Everyone has certain places they feel connected to – certain places that automatically feel like home whether they are or not. Since I was a child that is how it has been for me with the house my Grandfather grew up in at the edge of Baileys Harbor in Door County. It is a craftsman style farmhouse on rambling fields that once were orchards. The land is dotted with various outbuildings all fastidiously up-kept by my Grandfather, who I find to be my kindred spirit, always making the choice to preserve rather than replace. And if a house needs someone to maintain the structure, it also needs someone to make it a home. That duty falls upon my Grandmother, Claudia, who fills the house with the smell of baked coffeecake, the sound of well-meaning Scrabble banter, and the feeling of fresh linens. She is the person who sees the good in everyone, and knows exactly how to express it.
When I was a child my brother Joshua, my cousin Danielle and I would run wild up there. We would climb the big crabapple tree, get lost wandering the fields and create houses in the “cedar palace” as we called it. The overall feeling was an intense sensation of freedom.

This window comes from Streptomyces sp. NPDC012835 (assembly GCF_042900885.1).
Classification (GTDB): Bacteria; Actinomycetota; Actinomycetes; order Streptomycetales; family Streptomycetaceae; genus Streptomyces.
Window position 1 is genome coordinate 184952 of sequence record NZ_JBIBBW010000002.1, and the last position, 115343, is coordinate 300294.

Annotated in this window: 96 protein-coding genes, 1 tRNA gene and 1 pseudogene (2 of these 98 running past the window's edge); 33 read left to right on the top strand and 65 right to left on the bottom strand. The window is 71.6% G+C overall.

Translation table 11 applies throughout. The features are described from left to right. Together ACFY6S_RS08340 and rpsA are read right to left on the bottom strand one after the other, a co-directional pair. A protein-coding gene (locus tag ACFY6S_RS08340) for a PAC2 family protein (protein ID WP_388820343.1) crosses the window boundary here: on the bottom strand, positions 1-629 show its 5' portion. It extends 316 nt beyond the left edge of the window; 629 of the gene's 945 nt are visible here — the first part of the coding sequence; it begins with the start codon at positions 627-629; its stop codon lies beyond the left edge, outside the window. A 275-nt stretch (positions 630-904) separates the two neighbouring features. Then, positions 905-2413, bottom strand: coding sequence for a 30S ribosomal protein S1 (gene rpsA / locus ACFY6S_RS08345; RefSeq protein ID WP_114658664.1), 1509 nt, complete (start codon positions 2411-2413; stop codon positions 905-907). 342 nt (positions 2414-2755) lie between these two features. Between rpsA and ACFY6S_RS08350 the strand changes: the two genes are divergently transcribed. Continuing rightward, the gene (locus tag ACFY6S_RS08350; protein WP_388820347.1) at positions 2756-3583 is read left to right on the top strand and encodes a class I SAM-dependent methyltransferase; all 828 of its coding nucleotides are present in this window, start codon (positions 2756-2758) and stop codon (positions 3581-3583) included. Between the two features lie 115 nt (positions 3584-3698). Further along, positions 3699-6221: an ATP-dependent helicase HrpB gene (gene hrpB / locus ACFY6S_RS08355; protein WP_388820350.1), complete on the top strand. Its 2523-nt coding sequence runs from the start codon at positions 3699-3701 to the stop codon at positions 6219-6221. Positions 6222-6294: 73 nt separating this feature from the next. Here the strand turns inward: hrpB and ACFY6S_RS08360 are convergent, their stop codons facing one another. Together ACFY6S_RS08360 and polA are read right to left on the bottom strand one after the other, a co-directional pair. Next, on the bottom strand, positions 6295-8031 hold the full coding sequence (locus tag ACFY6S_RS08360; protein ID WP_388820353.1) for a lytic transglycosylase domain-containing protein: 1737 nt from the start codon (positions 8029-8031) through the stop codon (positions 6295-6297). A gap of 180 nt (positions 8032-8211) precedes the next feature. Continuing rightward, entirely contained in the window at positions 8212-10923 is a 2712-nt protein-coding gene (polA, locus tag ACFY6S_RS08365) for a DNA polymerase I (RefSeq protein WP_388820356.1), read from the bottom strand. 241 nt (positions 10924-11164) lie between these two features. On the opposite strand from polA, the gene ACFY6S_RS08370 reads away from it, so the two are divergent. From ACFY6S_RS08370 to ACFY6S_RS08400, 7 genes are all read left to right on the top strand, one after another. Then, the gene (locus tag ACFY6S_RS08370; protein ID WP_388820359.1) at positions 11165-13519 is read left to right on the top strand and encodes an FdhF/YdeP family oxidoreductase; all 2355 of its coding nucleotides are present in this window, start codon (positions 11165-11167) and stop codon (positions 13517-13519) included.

As I’ve grown older, the place has remained close to my heart, and it was such a joy to find that Ben saw all the wonderful things I see in it, and that it could become a place we could cherish together. Memorial Day weekend is always our first trip up there, and this year we were particularly excited to bring Pieper up for the first time. We knew she would love exploring the trails, nights around the campfire, and playing with Echo (the cute, fuzzy thing in the photo under the chair).
We packed the weekend with the Maifest parade in Jacksonport, breakfast at the Carroll House, ice cream at Wilson’s, and an evening at Skyway Drive-In… all surrounded by various games of Scrabble, bocce ball and many rides around the field on bikes, four-wheeleers and (yes that is a) golf cart. Ben and I took our film cameras along in hope of sharing the timelessness of how we experience our time spent “Up North”.